If Mrs. Hutchinson had failed to show up, her husband would have drawn for her.
Mrs. Hutchinson is almost late on lottery day. She comes rushing in after everyone has assembled and says she forgot what day it was. The lottery happens every year.
"Clean forgot what day it was," she said to Mrs. Delacroix, who stood next to her, and they both laughed softly. "Thought my old man was out back stacking wood," Mrs. Hutchinson went on. "And then I looked out the window and the kids was gone, and then I remembered it was the twenty-seventh and came a-running."
It wouldn’t have mattered, though, if she had not come. Her husband would have drawn for her. When a person is indisposed, or missing, the wife draws for the husband or the husband draws for the wife. If there is no husband, the oldest son draws. These are the traditional rules.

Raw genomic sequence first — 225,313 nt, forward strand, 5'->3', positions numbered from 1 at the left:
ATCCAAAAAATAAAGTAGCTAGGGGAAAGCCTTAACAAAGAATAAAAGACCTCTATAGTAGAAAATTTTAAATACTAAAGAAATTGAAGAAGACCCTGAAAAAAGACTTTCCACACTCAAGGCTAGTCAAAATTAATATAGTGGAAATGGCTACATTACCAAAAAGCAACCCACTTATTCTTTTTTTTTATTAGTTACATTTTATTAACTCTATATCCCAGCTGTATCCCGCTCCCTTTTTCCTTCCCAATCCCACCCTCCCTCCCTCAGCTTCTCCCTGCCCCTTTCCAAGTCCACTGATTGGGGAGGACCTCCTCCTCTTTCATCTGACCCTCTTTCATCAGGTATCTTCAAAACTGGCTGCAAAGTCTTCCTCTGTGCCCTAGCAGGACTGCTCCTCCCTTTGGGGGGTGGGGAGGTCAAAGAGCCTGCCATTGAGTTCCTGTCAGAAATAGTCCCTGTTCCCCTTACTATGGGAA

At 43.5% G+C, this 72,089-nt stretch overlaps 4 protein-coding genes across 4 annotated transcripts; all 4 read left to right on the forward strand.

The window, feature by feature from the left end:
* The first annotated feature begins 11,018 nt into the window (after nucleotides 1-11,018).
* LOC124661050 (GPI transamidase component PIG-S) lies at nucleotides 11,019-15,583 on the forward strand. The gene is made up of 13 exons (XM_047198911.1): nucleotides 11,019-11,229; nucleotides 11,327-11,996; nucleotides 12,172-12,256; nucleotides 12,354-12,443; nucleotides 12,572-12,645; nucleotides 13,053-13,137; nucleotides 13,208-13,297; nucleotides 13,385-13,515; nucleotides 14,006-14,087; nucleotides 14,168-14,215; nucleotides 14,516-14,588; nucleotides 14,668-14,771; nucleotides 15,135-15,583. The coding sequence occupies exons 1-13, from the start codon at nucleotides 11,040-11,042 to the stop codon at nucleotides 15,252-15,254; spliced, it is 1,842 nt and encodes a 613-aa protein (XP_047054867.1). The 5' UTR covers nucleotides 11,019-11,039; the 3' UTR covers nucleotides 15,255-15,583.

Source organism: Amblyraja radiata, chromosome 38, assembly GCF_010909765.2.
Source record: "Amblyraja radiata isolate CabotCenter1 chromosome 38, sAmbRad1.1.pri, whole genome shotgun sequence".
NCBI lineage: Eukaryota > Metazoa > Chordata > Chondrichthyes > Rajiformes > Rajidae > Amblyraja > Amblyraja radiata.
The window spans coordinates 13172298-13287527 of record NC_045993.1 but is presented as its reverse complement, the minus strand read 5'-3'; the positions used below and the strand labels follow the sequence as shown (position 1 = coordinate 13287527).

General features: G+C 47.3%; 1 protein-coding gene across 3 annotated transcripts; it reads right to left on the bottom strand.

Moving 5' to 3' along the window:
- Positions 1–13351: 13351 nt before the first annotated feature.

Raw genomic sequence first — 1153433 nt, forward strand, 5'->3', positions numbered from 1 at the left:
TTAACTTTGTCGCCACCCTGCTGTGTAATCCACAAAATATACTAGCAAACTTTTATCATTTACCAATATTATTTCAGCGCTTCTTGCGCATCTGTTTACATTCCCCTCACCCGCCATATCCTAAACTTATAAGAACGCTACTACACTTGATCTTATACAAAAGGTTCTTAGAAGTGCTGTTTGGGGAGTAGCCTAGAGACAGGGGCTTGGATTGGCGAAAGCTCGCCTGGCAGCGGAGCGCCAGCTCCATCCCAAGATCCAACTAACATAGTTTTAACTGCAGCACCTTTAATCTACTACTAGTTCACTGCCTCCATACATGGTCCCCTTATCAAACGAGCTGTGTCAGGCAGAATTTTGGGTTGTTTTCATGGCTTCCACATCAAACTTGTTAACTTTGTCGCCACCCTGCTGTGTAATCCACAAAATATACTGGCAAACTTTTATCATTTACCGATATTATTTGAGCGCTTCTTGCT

When Clyde Dunbar is not there, his wife says she will draw for him because their son is only sixteen. Apparently that is not old enough. It is clearly a patriarchal society, though, if they are looking for a son when the wife is right there.
"Wife draws for her husband." Mr. Summers said. "Don't you have a grown boy to do it for you, Janey?" Although Mr. Summers and everyone else in the village knew the answer perfectly well, it was the business of the official of the lottery to ask such questions formally.
The Watson boy draws for his mother and himself. The lottery is an important tradition in the village. They want to make sure that everyone participates. You can’t get out of it by being sick or injured, or simply not showing up. They check to make sure everyone is there, and make sure everyone is in the drawing one way or another.